## In Search of The Standard Algorithms

There has been quite a bit of debate regarding the Standard Algorithms for Addition, Subtraction, Multiplication, and Long Division and whether they are or are not part of Investigations. Long Division is not a part of Investigations nor has it ever been. PWCS staff states that it intends to create a lesson teaching long division to students in Grade 5 but those materials are not available for review yet.

The debate regarding the other standard algorithms seems to evolve around the word teach and what that word actually entails. Here is a description of the “lessons” PWCS claims teach our children the standard algorithms.  PWCS staff have even intimated that the lessons described below are sufficient for students to master the processes.

Investigations has one single lesson on the Standard Algorithm for Addition. The lesson is in Grade 4, Unit 5, Session 2.4, and is entitled “Studying the US Algorithm for Addition”.

Students are sent home with an addition problem and asked to have their parents solve the problem. Upon returning to school the teacher gathers up the solutions and presents them to the class, making sure to include one example of the Standard Algorithm. The teacher then leads the class in a discussion demonstrating how the Standard Algorithm works, what the carried 1 means, and contrasting the process followed to other processes students are more familiar with. The class then breaks into groups and the students discuss the different strategies the teacher has presented.

After a period of time the teacher reconvenes the class and has the children comment on what they noticed about the problems. Teachers are instructed to ensure that the following points emerge from the discussion with the students (quotes are not exact due to copyright concerns):

• These solutions are Algorithms. Algorithms show a clear sequence of steps that can be used to solve a certain kind of problem. Some of you may have seen this solution before {indicating the standard algorithm}. It’s a way to solve an addition problem that many American adults learned when they were in school and may still use now. Adults from other countries may have learned a different way so this method is called the US Algorithm.
• The US Algorithm is a strategy where numbers are broken apart by place.
• The notation for the US Algorithm uses shortcuts to show numbers. For example the small 1 in the 10’s place represents the 10 in the 14. It is important to keep in mind the actual values represented by this notation when it is used.

Students are then sent home with a handful of problems to solve by whatever process they prefer.

That is the extent of the lesson.  There is no followup, no review, no practice of more than a few problems to ensure competence with the process.  Just a one day discussion followed by a handful of problems to be solved by whatever process the students prefer.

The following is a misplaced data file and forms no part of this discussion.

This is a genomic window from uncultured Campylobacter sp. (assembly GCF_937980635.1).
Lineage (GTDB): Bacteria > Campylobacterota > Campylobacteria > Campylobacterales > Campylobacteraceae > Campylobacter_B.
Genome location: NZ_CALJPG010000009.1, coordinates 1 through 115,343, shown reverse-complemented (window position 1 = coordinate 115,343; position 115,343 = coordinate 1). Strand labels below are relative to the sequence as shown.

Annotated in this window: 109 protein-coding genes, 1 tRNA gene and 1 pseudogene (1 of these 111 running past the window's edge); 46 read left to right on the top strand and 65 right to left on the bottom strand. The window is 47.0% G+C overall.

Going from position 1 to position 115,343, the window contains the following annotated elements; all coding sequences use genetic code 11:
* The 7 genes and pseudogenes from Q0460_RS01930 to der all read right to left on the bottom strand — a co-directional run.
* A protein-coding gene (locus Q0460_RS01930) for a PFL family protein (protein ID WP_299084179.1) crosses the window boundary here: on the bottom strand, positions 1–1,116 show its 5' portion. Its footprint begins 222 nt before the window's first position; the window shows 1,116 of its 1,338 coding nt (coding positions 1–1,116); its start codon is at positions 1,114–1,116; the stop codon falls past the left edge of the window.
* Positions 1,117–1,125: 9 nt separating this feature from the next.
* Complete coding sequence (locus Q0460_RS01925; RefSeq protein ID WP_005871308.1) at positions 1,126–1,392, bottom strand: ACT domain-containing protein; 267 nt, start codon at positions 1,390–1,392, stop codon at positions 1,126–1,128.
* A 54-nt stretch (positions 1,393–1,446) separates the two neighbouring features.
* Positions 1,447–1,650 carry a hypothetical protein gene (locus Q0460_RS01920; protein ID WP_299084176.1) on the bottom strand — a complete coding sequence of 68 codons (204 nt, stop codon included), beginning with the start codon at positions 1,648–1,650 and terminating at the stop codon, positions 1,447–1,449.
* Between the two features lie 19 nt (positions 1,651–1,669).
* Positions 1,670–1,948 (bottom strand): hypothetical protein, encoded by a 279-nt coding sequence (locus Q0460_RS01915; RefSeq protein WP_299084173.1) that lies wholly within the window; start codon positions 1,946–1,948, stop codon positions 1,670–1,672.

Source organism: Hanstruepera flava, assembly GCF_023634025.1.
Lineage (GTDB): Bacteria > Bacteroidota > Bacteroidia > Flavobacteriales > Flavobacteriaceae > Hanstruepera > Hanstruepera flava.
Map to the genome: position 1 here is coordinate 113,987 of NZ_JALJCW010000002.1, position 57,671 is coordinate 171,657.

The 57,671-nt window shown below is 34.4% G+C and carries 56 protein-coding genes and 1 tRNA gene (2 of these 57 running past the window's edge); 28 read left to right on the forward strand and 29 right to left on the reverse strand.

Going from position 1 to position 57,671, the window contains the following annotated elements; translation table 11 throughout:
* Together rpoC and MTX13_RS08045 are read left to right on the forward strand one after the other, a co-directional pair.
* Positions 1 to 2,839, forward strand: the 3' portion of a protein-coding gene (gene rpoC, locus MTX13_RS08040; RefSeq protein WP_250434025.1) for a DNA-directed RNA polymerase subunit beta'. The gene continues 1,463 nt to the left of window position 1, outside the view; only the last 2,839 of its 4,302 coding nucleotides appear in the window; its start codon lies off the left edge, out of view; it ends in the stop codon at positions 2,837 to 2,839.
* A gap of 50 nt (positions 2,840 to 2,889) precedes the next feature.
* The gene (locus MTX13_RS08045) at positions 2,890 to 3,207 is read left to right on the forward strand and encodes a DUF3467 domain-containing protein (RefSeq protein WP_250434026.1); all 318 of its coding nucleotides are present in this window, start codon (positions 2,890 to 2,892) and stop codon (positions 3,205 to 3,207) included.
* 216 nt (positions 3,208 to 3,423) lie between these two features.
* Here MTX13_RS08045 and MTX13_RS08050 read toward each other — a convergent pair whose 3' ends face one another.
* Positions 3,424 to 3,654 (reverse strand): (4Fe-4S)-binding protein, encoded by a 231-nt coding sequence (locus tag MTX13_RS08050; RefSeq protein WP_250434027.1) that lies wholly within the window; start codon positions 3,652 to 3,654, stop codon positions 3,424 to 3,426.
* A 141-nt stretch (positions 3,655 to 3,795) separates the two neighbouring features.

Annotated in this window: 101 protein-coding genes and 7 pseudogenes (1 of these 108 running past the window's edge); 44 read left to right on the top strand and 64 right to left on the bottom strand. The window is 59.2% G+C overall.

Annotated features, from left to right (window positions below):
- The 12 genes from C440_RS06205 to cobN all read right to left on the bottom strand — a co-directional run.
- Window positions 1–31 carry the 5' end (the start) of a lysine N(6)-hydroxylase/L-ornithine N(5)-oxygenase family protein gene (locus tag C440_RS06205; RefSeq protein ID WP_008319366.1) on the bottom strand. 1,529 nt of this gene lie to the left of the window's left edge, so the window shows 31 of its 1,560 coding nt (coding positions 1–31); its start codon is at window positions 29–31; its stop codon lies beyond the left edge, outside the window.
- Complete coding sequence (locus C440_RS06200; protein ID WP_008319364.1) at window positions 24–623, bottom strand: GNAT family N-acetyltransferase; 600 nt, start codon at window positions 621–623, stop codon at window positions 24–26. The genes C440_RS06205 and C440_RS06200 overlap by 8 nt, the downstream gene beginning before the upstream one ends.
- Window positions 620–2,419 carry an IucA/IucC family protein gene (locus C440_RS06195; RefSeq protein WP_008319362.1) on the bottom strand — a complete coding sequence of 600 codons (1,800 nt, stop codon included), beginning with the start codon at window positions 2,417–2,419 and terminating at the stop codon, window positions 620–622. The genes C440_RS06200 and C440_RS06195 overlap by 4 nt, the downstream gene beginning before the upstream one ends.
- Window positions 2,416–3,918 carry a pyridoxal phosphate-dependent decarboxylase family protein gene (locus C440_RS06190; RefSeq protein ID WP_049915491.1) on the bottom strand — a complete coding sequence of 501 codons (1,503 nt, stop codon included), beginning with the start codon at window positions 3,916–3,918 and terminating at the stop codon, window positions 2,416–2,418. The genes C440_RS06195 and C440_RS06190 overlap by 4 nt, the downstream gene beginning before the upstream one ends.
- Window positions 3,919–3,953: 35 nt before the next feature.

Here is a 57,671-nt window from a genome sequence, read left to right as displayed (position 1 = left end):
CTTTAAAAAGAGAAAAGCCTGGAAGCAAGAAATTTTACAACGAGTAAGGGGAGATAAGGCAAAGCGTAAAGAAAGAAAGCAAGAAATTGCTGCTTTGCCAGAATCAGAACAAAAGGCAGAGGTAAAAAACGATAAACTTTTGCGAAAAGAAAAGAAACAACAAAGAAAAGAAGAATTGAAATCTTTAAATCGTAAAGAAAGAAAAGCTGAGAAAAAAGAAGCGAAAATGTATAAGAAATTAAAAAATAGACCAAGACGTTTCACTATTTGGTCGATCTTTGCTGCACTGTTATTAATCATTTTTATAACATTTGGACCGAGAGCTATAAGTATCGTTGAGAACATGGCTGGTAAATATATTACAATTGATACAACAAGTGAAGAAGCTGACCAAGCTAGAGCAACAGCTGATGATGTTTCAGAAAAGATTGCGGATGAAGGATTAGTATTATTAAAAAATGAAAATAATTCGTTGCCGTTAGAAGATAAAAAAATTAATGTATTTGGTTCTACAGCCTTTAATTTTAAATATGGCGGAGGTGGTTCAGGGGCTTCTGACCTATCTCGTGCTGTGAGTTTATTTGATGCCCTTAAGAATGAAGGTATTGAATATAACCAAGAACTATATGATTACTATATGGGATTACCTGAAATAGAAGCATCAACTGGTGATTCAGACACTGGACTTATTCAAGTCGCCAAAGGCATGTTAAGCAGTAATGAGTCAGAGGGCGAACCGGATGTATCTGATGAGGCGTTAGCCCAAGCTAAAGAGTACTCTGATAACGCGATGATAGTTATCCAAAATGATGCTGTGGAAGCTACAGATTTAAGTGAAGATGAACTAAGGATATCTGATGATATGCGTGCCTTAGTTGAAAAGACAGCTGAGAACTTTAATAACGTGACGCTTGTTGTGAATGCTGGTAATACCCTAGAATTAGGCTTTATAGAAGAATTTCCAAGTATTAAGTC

That same lesson is repeated later in Grade 4 for Multiplication and in Grade 5 for Subtraction.  Long Division, as stated before, is not covered in the Investigations series.

PWCS has stated that it is moving the lessons on Addition and Multiplication to Grade 3 and Subtraction to Grade 4, however, the lessons are unchanged from what is described here.

Certainly semantics plays a role in this discussion, however, in my estimation these lessons don’t come close to teaching students the standard algorithms, much less provide then with sufficient understanding or practice to master them.  Even the authors of Investigations refrained from using the word “teach” to describe these lessons.  The authors of Investigations state that the standard algorithms are “explicitly studied”, but they never claim they are taught, much less mastered by students in these lessons.

One specific bit of misinformation is conveyed to students in these lessons which is worth mentioning.

There is no such thing as the US Algorithm, except in constructivist circles.  The processes Investigations refers to as the US Algorithms are the Standard Algorithms.

The Standard Algorithms for arithmetic are believed to have been developed by Aryabhata in India in approximately 499 AD ; they first appeared in commercially developed textbooks as early as 1500 AD,  long before the US as a country was even imagined.  They are taught to students and used in countries throughout the world.  They are not unique to the US nor is the US responsible for introducing them.